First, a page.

THE Mail and Express, of Oct. 3, attempts to make capital for the Sunday-law cause out of the public reverence for the memory of George Washington. To this end it quotes the following words of his, which it styles his “celebrated admonition to the people of the United States“:—
Of all the dispositions and habits which lead to political prosperity, religion and morality are indispensable supports. In vain would that man claim the tribute of patriotism who should labor to subvert these great pillars of human happiness. The mere politician, equally with the pious man, ought to respect and cherish them. A volume could not trace all their connections with public and private felicity. It is substantially true that virtue and morality are the necessary springs of popular government. Who that in a sincere friend of free government can look with indifference upon attempts to shake the foundation of the fabric.
Then it makes this astonishing comment:—
The corollary to these propositions of George Washington we find in the Republican State platform of 1895: “We favor the maintenance of the Sunday law in the interests of labor and morality.”
That religion and morality ought to be respected and cherished by every man, of whatever position or calling, is certainly true; but it is no corollary to this proposition that Sunday laws should be made and enforced upon any person. The one is contradictory to the other; for he who cherishes the Christian religion will respect the conscience of every man, and be entirely opposed to any invasion of conscience by a religious law. If every American citizen in a position of public trust both respected and practiced the principles of Christianity, there would be no Sunday law or other measure of religious legislation enacted in this country, or left upon the statute books of any State. The individual who advocates a law to compel people to pay deference to any religious dogma, shows by that very thing that he has no regard for the teachings of Christ.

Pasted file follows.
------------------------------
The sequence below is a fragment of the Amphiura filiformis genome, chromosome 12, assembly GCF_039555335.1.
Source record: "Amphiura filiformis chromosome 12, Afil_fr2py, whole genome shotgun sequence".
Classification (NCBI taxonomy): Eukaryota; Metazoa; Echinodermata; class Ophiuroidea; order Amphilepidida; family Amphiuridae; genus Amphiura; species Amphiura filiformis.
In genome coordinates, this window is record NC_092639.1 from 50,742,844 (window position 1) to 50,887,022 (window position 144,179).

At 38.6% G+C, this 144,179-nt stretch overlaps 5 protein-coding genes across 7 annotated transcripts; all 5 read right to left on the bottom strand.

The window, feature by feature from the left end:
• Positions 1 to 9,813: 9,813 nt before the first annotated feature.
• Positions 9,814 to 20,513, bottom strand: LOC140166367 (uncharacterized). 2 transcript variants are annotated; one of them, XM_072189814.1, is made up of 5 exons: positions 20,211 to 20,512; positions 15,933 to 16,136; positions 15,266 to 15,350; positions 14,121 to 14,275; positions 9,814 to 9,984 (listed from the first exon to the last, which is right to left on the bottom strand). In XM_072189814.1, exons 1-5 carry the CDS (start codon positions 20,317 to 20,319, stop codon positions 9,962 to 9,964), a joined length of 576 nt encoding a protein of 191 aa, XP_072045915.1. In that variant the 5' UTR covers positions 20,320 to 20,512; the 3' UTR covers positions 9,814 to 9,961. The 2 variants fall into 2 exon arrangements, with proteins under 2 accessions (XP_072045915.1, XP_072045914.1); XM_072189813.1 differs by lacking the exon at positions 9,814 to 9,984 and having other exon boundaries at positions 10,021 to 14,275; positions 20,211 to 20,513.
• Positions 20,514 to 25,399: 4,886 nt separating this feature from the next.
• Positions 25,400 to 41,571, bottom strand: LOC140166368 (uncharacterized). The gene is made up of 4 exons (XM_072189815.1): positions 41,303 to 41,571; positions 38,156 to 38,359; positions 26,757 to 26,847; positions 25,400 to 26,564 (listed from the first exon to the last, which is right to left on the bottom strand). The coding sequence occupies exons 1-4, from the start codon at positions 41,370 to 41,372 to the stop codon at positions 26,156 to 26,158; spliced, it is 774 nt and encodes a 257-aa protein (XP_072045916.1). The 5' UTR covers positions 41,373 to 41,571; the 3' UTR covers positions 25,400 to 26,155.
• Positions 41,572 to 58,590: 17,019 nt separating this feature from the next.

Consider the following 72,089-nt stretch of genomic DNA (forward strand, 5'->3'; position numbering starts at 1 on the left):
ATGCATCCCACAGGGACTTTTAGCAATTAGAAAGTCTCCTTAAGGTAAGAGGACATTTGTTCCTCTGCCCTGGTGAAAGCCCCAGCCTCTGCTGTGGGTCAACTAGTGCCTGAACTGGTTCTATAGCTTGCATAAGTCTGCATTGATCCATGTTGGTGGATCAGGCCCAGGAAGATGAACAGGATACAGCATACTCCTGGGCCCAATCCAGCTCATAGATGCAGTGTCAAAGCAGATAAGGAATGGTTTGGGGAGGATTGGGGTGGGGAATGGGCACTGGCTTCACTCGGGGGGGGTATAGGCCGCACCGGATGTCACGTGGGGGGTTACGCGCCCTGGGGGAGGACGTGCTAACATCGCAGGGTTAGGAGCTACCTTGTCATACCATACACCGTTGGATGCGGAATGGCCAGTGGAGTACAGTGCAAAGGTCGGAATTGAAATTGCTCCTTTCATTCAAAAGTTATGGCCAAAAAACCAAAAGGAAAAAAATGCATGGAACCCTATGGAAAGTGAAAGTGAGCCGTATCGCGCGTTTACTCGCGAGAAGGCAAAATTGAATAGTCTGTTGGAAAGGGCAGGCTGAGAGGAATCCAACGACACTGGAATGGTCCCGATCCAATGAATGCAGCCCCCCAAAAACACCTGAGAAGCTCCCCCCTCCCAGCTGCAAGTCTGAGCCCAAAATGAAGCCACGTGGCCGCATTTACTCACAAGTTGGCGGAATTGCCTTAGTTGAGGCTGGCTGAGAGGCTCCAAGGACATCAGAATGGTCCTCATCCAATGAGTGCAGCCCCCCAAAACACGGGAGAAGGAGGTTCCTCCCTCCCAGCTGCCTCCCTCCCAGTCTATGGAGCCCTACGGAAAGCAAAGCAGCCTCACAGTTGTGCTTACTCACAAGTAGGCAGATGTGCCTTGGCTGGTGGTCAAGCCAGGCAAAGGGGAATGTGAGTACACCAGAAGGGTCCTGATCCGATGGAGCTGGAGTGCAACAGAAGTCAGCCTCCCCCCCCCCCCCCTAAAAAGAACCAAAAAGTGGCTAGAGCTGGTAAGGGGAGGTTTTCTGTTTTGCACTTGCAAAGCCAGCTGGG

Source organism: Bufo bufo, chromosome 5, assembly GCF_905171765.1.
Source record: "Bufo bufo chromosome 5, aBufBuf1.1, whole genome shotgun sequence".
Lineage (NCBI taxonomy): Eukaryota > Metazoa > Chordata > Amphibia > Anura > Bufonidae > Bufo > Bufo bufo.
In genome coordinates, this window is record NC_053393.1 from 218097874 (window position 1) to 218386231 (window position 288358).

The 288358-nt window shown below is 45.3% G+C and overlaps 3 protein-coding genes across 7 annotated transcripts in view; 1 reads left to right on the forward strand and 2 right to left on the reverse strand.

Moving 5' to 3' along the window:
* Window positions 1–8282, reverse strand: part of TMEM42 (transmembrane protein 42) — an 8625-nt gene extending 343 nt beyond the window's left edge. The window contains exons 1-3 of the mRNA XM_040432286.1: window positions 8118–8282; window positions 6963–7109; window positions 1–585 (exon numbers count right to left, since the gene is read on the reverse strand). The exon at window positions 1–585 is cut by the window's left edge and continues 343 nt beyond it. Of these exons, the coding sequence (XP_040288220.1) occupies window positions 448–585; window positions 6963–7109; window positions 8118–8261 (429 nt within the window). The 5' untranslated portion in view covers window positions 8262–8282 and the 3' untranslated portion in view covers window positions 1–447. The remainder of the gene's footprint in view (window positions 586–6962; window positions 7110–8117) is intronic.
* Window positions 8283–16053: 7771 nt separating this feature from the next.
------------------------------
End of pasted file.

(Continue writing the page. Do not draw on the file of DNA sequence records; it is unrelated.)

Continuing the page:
Washington’s real attitude with respect to religious legislation, appears from other utterances of his which the Mail and Express finds no occasion to mention. One of these utterances is the following:—
Every man who conducts himself as a good citizen, is accountable alone to God for his religious faith, and should be protected in worshiping God according to the dictates of his own conscience.
And as concerns the propriety of any connection between this Government and Christianity, the view of Washington is clearly shown in the treaty made under his administration with Tripoli, in 1797, which declares that “the Government of the United States of America is not, in any sense, founded on the Christian religion.”
It is not justification of this adopted Republican principle, to claim that Sunday laws are not religious and do not interfere with the rights of conscience. Every Sunday law demands Sunday rest, and a weekly rest day being a religious institution, since it was established by God as a means of man’s worship of him, the weekly rest is a religious act, and as such must affect the conscience of every Sabbath observer.
The Creator has sole right in the universe to the tribute of a weekly rest; and any such tribute paid to another power, as to the State, not only infringes upon that right, but by that very infringement borrows from it a religious character.
Quite in keeping with this misrepresentation of Washington, the Mail and Express proceeds to say of the Republican Sunday resolution that, “it harmonizes not only with our whole history as a nation, but also with  the spirit and genius of our Constitution,“—that Constitution which prohibits any religious test or qualification for public office, and declares that “Congress shall make no law respecting an establishment of religion, or prohibiting the free exercise thereof”!
Truly it is a blind zeal which urges on the leaders in this Sunday-law crusade.